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dc.contributor.authorCOEN, ROBERTen
dc.contributor.authorLAWLOR, BRIANen
dc.date.accessioned2010-04-12T14:36:57Z
dc.date.available2010-04-12T14:36:57Z
dc.date.issued2009en
dc.date.submitted2009en
dc.identifier.citationBlanco-Campal A, Coen RF, Lawlor BA, Walsh JB, Burke TE, Detection of prospective memory deficits in mild cognitive impairment of suspected Alzheimer's disease etiology using a novel event-based prospective memory task., Journal of the International Neuropsychological Society : JINS, 15, 1, 2009, 154-159en
dc.identifier.issn1355-6177en
dc.identifier.otherYen
dc.identifier.urihttp://hdl.handle.net/2262/38893
dc.descriptionPUBLISHEDen
dc.description.abstractWe investigated the relative discriminatory efficacy of an event-based prospective memory (PM) task, in which specificity of the instructions and perceptual salience of the PM cue were manipulated, compared with two widely used retrospective memory (RM) tests (Rivermead Paragraph Recall Test and CERAD-Word List Test), when detecting mild cognitive impairment of suspected Alzheimer's disease etiology (MCI-AD) (N = 19) from normal controls (NC) (N = 21). Statistical analyses showed high discriminatory capacity of the PM task for detecting MCI-AD. The Non-Specific-Non-Salient condition proved particularly useful in detecting MCI-AD, possibly reflecting the difficulty of the task, requiring more strategic attentional resources to monitor for the PM cue. With a cutoff score of <4/10, the Non-Specific-Non-Salient condition achieved a sensitivity = 84%, and a specificity = 95%, superior to the most discriminative RM test used (CERAD-Total Learning: sensitivity = 83%; specificity = 76%). Results suggest that PM is an early sign of memory failure in MCI-AD and may be a more pronounced deficit than retrospective failure, probably reflecting the greater self-initiated retrieval demands involved in the PM task used. Limitations include the relatively small sample size, and the use of a convenience sample (i.e. memory clinic attenders and healthy active volunteers), reducing the generalizability of the results, which should be regarded as preliminary. (JINS, 2009, 15, 154-159.).en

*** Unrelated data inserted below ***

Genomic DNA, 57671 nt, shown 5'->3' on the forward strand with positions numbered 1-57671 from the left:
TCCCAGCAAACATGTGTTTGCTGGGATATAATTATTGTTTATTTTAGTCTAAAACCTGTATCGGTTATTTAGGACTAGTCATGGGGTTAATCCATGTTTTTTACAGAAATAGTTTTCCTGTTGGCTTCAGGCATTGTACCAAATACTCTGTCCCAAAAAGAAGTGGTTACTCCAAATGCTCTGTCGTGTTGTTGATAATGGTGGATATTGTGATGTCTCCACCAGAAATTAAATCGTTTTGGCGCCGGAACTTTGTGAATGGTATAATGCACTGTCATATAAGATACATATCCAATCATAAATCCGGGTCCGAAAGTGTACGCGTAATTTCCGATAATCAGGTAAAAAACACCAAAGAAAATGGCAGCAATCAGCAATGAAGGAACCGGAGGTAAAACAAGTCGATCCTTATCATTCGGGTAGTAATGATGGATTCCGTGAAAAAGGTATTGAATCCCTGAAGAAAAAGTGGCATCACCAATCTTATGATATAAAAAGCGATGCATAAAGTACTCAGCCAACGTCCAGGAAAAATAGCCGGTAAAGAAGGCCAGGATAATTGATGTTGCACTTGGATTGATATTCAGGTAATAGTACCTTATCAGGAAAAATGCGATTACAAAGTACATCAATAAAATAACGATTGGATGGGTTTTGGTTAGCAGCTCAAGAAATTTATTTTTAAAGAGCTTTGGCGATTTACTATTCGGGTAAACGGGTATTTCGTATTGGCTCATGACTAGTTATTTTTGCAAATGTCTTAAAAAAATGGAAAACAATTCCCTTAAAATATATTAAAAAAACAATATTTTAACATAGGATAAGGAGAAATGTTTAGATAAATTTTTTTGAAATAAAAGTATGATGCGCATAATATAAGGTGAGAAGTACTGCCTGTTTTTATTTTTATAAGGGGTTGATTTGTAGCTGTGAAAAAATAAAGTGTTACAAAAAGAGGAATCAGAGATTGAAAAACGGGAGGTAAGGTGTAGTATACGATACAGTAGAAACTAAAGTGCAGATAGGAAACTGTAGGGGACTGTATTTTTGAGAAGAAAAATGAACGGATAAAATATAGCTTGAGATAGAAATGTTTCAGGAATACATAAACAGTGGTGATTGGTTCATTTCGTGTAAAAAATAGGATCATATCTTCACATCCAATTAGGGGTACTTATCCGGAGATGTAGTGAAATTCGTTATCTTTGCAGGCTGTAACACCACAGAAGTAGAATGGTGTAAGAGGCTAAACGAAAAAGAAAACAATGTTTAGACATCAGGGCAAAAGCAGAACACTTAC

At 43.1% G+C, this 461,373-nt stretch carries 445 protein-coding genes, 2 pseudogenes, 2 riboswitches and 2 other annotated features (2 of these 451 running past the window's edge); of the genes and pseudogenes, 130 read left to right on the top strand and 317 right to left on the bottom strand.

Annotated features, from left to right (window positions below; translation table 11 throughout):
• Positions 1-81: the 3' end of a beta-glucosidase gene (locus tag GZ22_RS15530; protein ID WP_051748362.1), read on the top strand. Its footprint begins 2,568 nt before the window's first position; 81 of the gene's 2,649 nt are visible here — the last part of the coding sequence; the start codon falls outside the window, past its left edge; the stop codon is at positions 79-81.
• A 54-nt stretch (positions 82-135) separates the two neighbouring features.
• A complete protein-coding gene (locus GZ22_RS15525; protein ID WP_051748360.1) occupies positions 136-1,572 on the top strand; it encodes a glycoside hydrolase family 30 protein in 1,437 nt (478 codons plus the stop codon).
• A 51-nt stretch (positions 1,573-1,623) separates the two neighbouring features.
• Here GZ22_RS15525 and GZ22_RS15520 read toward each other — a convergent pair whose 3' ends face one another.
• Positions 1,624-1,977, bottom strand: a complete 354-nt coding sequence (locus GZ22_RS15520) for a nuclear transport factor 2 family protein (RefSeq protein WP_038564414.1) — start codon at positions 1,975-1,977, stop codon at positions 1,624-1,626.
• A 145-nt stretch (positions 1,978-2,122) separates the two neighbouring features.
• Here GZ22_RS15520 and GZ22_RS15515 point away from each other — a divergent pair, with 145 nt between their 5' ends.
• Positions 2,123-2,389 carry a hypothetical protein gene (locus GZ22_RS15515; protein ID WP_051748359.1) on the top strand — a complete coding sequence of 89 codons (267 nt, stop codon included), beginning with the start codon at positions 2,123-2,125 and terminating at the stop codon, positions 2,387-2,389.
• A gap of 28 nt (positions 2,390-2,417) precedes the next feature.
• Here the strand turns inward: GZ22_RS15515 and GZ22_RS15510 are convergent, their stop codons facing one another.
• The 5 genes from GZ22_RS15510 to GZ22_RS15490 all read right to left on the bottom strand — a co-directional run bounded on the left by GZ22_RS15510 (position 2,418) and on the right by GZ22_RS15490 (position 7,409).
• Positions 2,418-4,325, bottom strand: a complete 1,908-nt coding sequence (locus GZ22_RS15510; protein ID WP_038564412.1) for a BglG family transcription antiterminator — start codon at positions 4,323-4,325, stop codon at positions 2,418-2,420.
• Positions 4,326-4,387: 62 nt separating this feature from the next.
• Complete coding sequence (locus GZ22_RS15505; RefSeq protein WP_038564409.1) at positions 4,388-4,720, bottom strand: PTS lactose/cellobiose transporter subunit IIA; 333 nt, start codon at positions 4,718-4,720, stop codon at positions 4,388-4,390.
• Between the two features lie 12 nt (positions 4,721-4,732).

dc.format.extent154-159en
dc.language.isoenen
dc.relation.ispartofseriesJournal of the International Neuropsychological Society : JINSen
dc.relation.ispartofseries15en
dc.relation.ispartofseries1en
dc.rightsYen
dc.subjectProspective memoryen
dc.subjectMild cognitive impairmenten
dc.subjectMemory disordersen
dc.subjectNeuropsychological testsen
dc.subjectDementiaen
dc.subjectEarly detectionen
dc.titleDetection of prospective memory deficits in mild cognitive impairment of suspected Alzheimer's disease etiology using a novel event-based prospective memory task.en
dc.typeJournal Articleen
dc.type.supercollectionscholarly_publicationsen
dc.type.supercollectionrefereed_publicationsen
dc.identifier.peoplefinderurlhttp://people.tcd.ie/rcoenen
dc.identifier.peoplefinderurlhttp://people.tcd.ie/lawlorbaen
dc.identifier.rssinternalid64145en
dc.identifier.doihttp://dx.doi.org/10.1017/S1355617708090127en
dc.subject.TCDThemeNeuroscienceen
dc.identifier.rssurihttp://dx.doi.org/10.1017/S1355617708090127en


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